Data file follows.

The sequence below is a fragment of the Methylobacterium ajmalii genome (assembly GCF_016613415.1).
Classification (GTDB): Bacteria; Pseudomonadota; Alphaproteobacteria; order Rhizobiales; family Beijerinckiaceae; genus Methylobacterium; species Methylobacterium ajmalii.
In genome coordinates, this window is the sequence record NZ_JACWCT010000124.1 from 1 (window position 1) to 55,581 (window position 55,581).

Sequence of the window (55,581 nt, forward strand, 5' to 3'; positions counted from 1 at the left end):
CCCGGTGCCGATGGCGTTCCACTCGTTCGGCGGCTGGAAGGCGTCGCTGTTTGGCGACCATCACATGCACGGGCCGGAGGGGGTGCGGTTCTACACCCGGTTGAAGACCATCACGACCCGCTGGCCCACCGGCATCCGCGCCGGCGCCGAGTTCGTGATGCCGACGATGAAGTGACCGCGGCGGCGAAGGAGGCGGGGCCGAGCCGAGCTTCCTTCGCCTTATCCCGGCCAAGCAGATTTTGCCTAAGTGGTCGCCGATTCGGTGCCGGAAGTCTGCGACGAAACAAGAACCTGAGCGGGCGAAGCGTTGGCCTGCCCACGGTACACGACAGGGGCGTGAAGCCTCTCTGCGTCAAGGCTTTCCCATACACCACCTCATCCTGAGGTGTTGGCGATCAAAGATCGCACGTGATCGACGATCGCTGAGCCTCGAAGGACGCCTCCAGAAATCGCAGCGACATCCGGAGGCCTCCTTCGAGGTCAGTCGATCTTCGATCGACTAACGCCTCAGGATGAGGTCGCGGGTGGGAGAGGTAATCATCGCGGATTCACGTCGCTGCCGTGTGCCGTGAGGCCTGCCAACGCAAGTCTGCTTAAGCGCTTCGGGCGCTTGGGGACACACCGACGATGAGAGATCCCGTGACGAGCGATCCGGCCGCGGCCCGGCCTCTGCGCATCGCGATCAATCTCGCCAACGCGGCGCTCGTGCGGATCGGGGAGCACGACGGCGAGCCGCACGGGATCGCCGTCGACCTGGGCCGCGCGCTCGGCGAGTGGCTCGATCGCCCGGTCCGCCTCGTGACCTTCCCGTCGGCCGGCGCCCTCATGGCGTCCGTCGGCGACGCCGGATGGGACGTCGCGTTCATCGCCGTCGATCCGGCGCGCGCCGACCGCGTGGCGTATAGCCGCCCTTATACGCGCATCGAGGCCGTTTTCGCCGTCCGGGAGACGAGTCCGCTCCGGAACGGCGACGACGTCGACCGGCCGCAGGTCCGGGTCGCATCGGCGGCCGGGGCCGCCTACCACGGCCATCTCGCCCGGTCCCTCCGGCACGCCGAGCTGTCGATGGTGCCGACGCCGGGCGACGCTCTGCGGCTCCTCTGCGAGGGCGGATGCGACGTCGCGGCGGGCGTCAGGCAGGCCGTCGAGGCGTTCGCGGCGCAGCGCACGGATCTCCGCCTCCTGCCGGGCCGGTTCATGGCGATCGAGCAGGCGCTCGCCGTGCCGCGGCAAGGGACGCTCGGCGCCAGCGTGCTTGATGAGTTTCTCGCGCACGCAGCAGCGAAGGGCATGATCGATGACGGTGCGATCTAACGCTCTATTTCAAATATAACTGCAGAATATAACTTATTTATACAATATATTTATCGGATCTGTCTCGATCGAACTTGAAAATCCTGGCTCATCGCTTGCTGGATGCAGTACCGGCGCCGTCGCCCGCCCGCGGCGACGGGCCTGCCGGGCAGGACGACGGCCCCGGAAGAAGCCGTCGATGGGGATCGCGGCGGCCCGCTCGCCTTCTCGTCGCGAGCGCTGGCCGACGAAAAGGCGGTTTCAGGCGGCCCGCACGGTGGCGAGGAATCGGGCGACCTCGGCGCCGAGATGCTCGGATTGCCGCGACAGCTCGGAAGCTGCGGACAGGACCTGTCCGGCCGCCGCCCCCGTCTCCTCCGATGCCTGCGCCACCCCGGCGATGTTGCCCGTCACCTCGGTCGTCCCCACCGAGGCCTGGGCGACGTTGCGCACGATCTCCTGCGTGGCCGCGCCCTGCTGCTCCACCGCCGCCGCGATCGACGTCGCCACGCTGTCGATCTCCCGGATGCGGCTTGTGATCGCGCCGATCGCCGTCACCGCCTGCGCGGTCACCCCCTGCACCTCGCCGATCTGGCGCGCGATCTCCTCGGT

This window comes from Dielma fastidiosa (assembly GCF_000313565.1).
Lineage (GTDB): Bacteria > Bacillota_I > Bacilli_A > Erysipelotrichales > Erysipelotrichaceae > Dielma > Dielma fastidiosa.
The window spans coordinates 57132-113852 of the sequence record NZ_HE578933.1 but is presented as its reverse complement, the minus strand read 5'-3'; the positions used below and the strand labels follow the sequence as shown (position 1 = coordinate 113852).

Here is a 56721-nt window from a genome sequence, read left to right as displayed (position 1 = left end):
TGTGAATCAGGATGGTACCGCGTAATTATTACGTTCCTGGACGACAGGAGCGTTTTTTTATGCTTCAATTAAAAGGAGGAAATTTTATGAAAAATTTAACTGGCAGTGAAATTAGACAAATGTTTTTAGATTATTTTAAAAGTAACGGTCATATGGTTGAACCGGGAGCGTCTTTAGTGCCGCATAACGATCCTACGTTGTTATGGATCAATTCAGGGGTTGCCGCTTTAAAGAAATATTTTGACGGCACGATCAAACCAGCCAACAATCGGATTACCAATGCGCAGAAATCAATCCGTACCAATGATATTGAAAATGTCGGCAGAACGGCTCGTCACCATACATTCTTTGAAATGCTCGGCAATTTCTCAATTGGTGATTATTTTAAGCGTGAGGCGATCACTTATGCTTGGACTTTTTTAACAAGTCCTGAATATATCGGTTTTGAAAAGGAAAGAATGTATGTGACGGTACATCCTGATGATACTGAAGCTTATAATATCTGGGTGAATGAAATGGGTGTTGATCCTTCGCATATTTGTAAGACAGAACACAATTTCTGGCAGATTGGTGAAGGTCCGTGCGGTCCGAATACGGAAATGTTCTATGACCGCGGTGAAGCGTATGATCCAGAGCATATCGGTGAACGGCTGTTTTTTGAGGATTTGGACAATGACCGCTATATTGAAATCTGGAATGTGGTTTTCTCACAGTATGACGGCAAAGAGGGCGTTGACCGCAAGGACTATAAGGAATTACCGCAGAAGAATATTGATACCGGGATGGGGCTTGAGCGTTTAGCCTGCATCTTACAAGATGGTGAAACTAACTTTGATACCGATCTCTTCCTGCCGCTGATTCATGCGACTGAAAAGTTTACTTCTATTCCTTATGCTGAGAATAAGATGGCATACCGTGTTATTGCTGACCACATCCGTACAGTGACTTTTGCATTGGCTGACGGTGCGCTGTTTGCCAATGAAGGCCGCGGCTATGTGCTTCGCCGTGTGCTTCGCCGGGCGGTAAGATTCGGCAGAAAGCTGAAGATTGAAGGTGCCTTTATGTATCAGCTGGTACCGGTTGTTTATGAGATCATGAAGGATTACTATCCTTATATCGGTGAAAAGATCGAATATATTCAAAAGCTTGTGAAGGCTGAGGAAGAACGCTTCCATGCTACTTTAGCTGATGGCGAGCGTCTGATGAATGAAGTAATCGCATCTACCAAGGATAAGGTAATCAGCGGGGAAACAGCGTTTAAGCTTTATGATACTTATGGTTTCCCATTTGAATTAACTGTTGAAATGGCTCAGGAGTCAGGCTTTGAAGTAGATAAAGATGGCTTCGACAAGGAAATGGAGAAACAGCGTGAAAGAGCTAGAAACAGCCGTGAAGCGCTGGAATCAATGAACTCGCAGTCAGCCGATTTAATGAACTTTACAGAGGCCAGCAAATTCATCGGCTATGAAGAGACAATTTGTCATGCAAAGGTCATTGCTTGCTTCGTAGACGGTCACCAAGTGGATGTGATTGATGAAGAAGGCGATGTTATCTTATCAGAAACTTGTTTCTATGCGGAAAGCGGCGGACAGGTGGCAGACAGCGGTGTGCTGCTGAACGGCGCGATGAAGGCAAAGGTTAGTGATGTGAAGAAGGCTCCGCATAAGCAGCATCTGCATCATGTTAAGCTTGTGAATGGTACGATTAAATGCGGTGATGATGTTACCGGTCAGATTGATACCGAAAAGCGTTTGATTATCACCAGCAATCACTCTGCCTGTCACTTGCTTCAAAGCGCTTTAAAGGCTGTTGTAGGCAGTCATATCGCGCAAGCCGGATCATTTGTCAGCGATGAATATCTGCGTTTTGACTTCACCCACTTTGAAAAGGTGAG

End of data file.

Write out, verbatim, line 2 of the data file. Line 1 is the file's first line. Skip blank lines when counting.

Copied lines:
Classification (GTDB): Bacteria; Pseudomonadota; Alphaproteobacteria; order Rhizobiales; family Beijerinckiaceae; genus Methylobacterium; species Methylobacterium ajmalii.